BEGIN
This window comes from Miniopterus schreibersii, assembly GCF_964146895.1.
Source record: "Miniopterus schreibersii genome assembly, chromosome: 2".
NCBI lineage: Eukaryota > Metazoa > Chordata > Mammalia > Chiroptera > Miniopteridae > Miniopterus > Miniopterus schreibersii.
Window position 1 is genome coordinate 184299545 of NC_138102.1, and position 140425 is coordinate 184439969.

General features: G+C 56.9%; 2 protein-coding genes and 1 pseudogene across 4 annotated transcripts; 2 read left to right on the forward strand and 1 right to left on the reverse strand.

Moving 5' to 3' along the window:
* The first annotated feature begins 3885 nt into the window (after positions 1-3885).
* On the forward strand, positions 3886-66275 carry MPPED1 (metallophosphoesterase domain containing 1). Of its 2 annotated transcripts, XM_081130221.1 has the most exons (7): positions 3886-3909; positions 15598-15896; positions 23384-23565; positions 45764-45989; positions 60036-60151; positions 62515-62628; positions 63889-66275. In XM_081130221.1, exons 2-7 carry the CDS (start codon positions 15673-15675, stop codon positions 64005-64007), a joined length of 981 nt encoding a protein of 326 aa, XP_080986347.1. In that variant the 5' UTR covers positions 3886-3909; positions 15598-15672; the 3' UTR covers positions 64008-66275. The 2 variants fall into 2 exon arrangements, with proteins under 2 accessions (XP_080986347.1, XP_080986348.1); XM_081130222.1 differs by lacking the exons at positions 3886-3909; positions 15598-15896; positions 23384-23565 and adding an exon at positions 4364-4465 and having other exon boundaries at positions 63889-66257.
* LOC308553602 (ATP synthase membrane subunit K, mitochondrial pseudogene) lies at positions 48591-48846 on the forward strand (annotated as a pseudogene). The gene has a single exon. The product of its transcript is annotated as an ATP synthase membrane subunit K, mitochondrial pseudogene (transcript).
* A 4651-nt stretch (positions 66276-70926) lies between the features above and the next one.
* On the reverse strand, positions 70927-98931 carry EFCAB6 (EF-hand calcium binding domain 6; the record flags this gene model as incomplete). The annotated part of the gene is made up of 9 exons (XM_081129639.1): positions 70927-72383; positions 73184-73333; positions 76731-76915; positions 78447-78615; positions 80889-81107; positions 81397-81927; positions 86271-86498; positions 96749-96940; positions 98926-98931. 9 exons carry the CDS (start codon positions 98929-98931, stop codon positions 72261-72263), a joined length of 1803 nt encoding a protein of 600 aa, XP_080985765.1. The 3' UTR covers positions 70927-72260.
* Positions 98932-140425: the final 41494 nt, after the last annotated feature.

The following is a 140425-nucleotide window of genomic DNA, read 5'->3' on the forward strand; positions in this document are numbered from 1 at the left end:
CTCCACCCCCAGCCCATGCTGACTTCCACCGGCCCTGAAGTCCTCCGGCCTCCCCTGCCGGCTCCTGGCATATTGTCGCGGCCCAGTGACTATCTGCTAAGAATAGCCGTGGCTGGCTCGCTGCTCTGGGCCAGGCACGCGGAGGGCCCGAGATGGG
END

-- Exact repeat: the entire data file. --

This window comes from Miniopterus schreibersii, assembly GCF_964146895.1.
Source record: "Miniopterus schreibersii genome assembly, chromosome: 2".
NCBI lineage: Eukaryota > Metazoa > Chordata > Mammalia > Chiroptera > Miniopteridae > Miniopterus > Miniopterus schreibersii.
Window position 1 is genome coordinate 184299545 of NC_138102.1, and position 140425 is coordinate 184439969.

General features: G+C 56.9%; 2 protein-coding genes and 1 pseudogene across 4 annotated transcripts; 2 read left to right on the forward strand and 1 right to left on the reverse strand.

Moving 5' to 3' along the window:
* The first annotated feature begins 3885 nt into the window (after positions 1-3885).
* On the forward strand, positions 3886-66275 carry MPPED1 (metallophosphoesterase domain containing 1). Of its 2 annotated transcripts, XM_081130221.1 has the most exons (7): positions 3886-3909; positions 15598-15896; positions 23384-23565; positions 45764-45989; positions 60036-60151; positions 62515-62628; positions 63889-66275. In XM_081130221.1, exons 2-7 carry the CDS (start codon positions 15673-15675, stop codon positions 64005-64007), a joined length of 981 nt encoding a protein of 326 aa, XP_080986347.1. In that variant the 5' UTR covers positions 3886-3909; positions 15598-15672; the 3' UTR covers positions 64008-66275. The 2 variants fall into 2 exon arrangements, with proteins under 2 accessions (XP_080986347.1, XP_080986348.1); XM_081130222.1 differs by lacking the exons at positions 3886-3909; positions 15598-15896; positions 23384-23565 and adding an exon at positions 4364-4465 and having other exon boundaries at positions 63889-66257.
* LOC308553602 (ATP synthase membrane subunit K, mitochondrial pseudogene) lies at positions 48591-48846 on the forward strand (annotated as a pseudogene). The gene has a single exon. The product of its transcript is annotated as an ATP synthase membrane subunit K, mitochondrial pseudogene (transcript).
* A 4651-nt stretch (positions 66276-70926) lies between the features above and the next one.
* On the reverse strand, positions 70927-98931 carry EFCAB6 (EF-hand calcium binding domain 6; the record flags this gene model as incomplete). The annotated part of the gene is made up of 9 exons (XM_081129639.1): positions 70927-72383; positions 73184-73333; positions 76731-76915; positions 78447-78615; positions 80889-81107; positions 81397-81927; positions 86271-86498; positions 96749-96940; positions 98926-98931. 9 exons carry the CDS (start codon positions 98929-98931, stop codon positions 72261-72263), a joined length of 1803 nt encoding a protein of 600 aa, XP_080985765.1. The 3' UTR covers positions 70927-72260.
* Positions 98932-140425: the final 41494 nt, after the last annotated feature.

The following is a 140425-nucleotide window of genomic DNA, read 5'->3' on the forward strand; positions in this document are numbered from 1 at the left end:
CTCCACCCCCAGCCCATGCTGACTTCCACCGGCCCTGAAGTCCTCCGGCCTCCCCTGCCGGCTCCTGGCATATTGTCGCGGCCCAGTGACTATCTGCTAAGAATAGCCGTGGCTGGCTCGCTGCTCTGGGCCAGGCACGCGGAGGGCCCGAGATGGG